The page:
Potato time

Chitted for the recommended six weeks, 4kg of early variety seed potatoes, Orla and Colleen, went into the ground in time for St Patrick’s Day (17 March). The Colleens are an early potato that we should be able to start lifting from June. The Orlas, while an early variety, can stay in the ground longer, so we’ll have them to eat after the Colleens.

We have a stock of Sarpo Mira maincrops stored away and will start chitting the first lot soon to go into the ground in April, with the remainder going in after the Colleens start coming out from June.

All going to plan, we will have a steady supply of potatoes from June into the winter.

One of two bags with seeds potatoes in them in the polytunnel

While it may seem wasteful to some, growing so many potatoes in a limited grow-space (at least five of our eleven outside raised beds will grow potatoes), there are few crops that give us as much joy as the potato: from chitting, to sowing, to earthing up, to seeing them flower and then digging them out when ready. Never mind eating them. Similarly, at least two of our raised beds will be given over to alliums: onions by the hundred, garlic, spring onions, leeks. All cheap and readily available, but crops we cook all the time – and therefore the ones that will bring the garden into the kitchen every day. We planted another ninety garlic bulbs in recent weeks, joining those that have overwintered since October in the first of our raised beds, along with spring onion seeds sown directly mid-March.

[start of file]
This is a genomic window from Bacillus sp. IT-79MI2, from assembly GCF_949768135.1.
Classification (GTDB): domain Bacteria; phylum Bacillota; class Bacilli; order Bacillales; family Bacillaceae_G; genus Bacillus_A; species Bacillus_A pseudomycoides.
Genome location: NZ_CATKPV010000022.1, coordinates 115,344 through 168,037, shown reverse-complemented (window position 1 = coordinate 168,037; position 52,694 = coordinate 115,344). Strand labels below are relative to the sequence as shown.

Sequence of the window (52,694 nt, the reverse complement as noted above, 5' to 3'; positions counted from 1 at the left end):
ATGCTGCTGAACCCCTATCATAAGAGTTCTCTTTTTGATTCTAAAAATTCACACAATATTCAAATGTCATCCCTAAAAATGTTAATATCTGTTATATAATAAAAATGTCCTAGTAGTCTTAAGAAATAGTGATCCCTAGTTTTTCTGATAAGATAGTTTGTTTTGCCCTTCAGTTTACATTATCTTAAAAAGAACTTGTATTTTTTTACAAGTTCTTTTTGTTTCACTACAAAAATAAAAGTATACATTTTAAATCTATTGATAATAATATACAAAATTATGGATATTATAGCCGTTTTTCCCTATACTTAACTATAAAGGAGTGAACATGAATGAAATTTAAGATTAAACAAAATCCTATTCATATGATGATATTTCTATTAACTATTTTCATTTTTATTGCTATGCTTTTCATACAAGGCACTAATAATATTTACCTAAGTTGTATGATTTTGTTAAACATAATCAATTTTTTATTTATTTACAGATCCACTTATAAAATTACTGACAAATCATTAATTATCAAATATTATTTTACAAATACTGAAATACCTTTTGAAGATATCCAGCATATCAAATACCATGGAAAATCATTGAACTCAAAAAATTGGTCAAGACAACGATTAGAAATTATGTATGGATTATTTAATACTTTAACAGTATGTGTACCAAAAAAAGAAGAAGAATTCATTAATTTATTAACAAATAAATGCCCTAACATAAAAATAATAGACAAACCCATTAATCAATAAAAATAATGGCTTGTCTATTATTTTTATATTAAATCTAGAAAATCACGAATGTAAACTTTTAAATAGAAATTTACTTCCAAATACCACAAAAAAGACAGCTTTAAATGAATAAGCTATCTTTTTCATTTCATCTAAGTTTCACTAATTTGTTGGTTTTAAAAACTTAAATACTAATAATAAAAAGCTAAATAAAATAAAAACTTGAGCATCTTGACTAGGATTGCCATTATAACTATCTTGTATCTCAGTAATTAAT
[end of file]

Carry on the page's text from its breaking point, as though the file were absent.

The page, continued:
Red and white onion seedlings in the polytunnel. We sowed 400 seeds in February and March.
Lovely muscaries growing from a wall in the garden.

One thought on “Potato time

  1. Looks lovely! I try to always grow garlic over winter, it’s so nice to have something growing ‘off season’, and we love fresh garlic. Great job with the spuds! There really is nothing like bringing the garden into the kitchen. 🙂

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